Claiming Un-Reimbursed Mileage on Your Tax Return

The optional IRS standard mileage rate (or Safe Harbor Rate) is used for employees, self-employed individuals, or other taxpayers to compute the deductible costs of operating an automobile for business. If you’re not reimbursed for your business mileage, you may want to claim the IRS standard mileage rate on your personal income taxes to offset the work-related driving costs you incurred throughout the year. Claiming un-reimbursed mileage on your tax return can be a tricky process, so below is a breakdown of the do’s and don’ts for when tax season rolls around.

What You Can Claim

You can claim the following business mileage as a tax deduction:

  • Trips From One Office to Another – You are allowed to deduct any miles incurred as a result of traveling from your office or work site to a second work location.
  • Temporary Work Location A temporary work location is “a place where your work assignment is realistically expected to last (and does in fact last) one year or less.” If this temporary location is your primary workplace, you can only deduct mileage between your home and the location if it’s outside of your normal metropolitan area. (If you have another regular workplace in addition to this temporary work site, you can deduct any mileage between your home and the temporary location.)
  • Customer and Client Visits – Any mileage driven from your office to meet with customers, clients or business vendors can be deducted.
  • Business-Related Errands Miles incurred while running any business-related errands (i.e., trips to the bank, post office, etc.) can be claimed.
  • One-Off/Secondary Jobs – Any travel incurred while working secondary jobs to make some extra cash (such as landscaping or housesitting) can be written off as long as it is not a day off from your main job.
  • Job Seeking – Any miles driven to find a new job in your current occupation are eligible for a deduction as long as you’re not looking for your first job.

What You Can’t Claim

It is important to note that only business mileage is eligible to be claimed. Any travel from your home to a permanent work location, or a principal location where you work (or expect to work) for more than one year, is considered commute. The IRS does not consider any miles incurred during your daily commute to be eligible for a deduction.

Depending on the Tax Year, you can claim “X” (whatever the IRS rate is for that year) cents per mile as part of unreimbursed employee expenses, but only expenses over two percent of your adjusted gross income can be deducted. (If you are an independent contractor, or you’re self-employed, this two percent floor will not apply.) However, you are not eligible for a deduction after you have claimed any depreciation method under the Modified Accelerated Cost Recovery System (MACRS) or after claiming a Section 179 deduction for that vehicle. In addition, the standard business mileage rate cannot be applied to more than four vehicles used simultaneously.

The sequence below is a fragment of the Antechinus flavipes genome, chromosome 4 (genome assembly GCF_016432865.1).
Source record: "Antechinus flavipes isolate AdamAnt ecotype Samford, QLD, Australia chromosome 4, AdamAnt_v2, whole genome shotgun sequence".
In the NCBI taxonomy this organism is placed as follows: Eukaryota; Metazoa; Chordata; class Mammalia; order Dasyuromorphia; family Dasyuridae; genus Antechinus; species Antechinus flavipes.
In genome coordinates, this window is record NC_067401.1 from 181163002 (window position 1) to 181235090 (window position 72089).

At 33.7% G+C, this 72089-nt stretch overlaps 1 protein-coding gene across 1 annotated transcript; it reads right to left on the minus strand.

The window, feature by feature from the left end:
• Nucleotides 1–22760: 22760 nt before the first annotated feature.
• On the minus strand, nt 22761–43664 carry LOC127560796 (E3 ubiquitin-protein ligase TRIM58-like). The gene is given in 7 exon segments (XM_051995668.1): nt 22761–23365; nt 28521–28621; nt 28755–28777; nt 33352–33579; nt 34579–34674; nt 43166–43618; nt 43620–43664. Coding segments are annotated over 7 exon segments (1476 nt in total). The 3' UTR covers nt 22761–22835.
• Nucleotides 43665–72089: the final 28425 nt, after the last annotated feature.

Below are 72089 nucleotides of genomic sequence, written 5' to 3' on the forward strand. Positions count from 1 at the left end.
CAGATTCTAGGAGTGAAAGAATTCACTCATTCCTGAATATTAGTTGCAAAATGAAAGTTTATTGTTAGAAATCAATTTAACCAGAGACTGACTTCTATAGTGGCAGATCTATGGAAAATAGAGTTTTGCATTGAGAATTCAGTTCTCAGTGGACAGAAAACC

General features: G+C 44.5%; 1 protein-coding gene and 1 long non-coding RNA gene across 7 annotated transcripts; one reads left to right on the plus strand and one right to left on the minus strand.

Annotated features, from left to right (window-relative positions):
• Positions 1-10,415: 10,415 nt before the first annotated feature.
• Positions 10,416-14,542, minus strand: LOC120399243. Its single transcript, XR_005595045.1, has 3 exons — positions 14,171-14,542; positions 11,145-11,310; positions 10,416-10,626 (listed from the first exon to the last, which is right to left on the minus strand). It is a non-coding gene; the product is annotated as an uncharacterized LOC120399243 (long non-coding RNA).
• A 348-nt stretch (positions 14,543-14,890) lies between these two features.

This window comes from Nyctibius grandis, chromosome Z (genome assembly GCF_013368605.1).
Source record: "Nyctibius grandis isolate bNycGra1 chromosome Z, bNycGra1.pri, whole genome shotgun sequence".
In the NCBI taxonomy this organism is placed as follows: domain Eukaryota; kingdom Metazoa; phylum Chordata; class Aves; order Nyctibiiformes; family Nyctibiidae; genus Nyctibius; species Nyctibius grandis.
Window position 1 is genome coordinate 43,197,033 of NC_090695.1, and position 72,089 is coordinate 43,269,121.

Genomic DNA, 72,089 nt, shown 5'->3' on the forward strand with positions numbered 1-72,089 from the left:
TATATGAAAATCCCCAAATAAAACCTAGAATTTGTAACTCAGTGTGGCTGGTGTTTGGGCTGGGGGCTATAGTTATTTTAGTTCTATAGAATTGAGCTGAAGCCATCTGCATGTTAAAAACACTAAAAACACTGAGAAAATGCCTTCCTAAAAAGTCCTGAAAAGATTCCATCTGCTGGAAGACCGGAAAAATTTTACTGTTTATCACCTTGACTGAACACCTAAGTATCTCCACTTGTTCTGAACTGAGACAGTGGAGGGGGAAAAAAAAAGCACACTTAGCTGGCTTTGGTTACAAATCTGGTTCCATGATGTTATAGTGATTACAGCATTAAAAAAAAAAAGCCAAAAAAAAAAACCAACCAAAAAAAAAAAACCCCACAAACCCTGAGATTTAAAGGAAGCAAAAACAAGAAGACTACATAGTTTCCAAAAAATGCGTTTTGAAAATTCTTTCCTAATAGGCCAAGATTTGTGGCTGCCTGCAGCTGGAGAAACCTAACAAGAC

What You’ll Need

While deducting mileage can save tax dollars, you are required to have documentation to prove your deduction is valid. If you are selected for an audit (over one million audits occur each year), the IRS will want to see your mileage logs that include dates, destinations and the reason for travel. If you also deduct your toll or parking fees, you will be required to keep receipts of every transaction that show the amount, date and location of each expense.

Maximizing Your Return

Claiming business mileage can add up to a substantial deduction for many taxpayers, but the IRS has specific rules regarding when and how it can be claimed. If you are uncertain about the deductibility of miles, consult with a tax professional who can evaluate your particular situation.

For further clarification on business versus commute mileage, read more here!

 

Disclaimer: This material has been prepared for informational purposes only, and is not intended to provide, and should not be relied upon for, tax, legal, or accounting advice. Motus does not provide tax, legal, or accounting advice. For any such advice, you should consult your own advisors.

The Author

Danielle Lackey

As General Counsel, Danielle is responsible for all Motus legal affairs and works with strategic business units to drive initiatives that bolster IRS and legal compliance for Motus clients. Prior to joining Motus, Danielle co-founded and served as CEO of Cadence Counsel, a company that helps law firms and companies thrive in an environment where work, as we know it, is rapidly changing. Before founding Cadence Counsel, Danielle practiced as a litigator at Latham & Watkins, representing major corporations and senior executives in complex civil and criminal matters. She earned her J.D. with Distinction from Stanford Law School and is a graduate of Brown University (Phi Beta Kappa, Magna Cum Laude).

Read more by Danielle Lackey

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